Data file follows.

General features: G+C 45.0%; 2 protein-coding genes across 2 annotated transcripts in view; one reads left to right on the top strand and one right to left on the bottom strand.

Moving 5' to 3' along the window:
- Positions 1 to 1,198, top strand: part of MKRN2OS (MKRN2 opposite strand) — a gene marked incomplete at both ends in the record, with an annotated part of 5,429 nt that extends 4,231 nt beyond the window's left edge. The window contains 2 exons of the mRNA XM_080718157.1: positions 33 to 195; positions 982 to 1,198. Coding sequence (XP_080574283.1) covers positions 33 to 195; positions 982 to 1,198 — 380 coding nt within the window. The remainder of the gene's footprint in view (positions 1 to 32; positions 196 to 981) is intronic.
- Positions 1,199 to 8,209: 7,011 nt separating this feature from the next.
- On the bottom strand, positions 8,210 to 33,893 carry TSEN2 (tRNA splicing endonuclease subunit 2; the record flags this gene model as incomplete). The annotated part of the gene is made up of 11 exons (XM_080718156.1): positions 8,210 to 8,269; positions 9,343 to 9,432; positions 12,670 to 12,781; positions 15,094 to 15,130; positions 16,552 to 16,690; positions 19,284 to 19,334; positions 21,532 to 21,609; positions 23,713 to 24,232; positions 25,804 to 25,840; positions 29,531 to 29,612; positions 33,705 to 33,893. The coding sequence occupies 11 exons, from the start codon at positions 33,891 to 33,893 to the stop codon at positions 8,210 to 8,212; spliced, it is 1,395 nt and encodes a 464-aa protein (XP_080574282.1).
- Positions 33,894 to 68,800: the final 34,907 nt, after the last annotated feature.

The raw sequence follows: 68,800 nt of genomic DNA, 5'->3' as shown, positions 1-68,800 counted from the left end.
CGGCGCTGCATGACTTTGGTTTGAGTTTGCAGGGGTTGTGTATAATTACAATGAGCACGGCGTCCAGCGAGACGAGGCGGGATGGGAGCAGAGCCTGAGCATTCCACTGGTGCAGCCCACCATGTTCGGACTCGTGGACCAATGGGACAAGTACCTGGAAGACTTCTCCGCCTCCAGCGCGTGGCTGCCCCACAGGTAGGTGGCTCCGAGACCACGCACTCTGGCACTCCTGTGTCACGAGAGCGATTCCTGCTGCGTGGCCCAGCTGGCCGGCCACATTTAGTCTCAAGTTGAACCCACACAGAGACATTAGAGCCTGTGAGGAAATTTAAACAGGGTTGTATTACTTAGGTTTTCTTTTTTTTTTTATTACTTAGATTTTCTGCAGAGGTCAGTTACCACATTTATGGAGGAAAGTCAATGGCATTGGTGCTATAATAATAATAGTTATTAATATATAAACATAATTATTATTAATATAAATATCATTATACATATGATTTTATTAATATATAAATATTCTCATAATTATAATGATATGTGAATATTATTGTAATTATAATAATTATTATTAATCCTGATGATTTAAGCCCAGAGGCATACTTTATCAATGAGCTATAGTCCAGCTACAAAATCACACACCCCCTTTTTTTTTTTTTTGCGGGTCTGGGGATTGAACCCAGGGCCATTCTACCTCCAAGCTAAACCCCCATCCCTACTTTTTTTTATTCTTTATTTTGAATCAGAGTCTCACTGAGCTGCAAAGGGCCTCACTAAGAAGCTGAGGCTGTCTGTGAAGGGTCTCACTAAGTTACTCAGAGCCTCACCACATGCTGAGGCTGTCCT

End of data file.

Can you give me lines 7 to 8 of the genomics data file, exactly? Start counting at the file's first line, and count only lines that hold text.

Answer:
The raw sequence follows: 68,800 nt of genomic DNA, 5'->3' as shown, positions 1-68,800 counted from the left end.
CGGCGCTGCATGACTTTGGTTTGAGTTTGCAGGGGTTGTGTATAATTACAATGAGCACGGCGTCCAGCGAGACGAGGCGGGATGGGAGCAGAGCCTGAGCATTCCACTGGTGCAGCCCACCATGTTCGGACTCGTGGACCAATGGGACAAGTACCTGGAAGACTTCTCCGCCTCCAGCGCGTGGCTGCCCCACAGGTAGGTGGCTCCGAGACCACGCACTCTGGCACTCCTGTGTCACGAGAGCGATTCCTGCTGCGTGGCCCAGCTGGCCGGCCACATTTAGTCTCAAGTTGAACCCACACAGAGACATTAGAGCCTGTGAGGAAATTTAAACAGGGTTGTATTACTTAGGTTTTCTTTTTTTTTTTATTACTTAGATTTTCTGCAGAGGTCAGTTACCACATTTATGGAGGAAAGTCAATGGCATTGGTGCTATAATAATAATAGTTATTAATATATAAACATAATTATTATTAATATAAATATCATTATACATATGATTTTATTAATATATAAATATTCTCATAATTATAATGATATGTGAATATTATTGTAATTATAATAATTATTATTAATCCTGATGATTTAAGCCCAGAGGCATACTTTATCAATGAGCTATAGTCCAGCTACAAAATCACACACCCCCTTTTTTTTTTTTTTGCGGGTCTGGGGATTGAACCCAGGGCCATTCTACCTCCAAGCTAAACCCCCATCCCTACTTTTTTTTATTCTTTATTTTGAATCAGAGTCTCACTGAGCTGCAAAGGGCCTCACTAAGAAGCTGAGGCTGTCTGTGAAGGGTCTCACTAAGTTACTCAGAGCCTCACCACATGCTGAGGCTGTCCT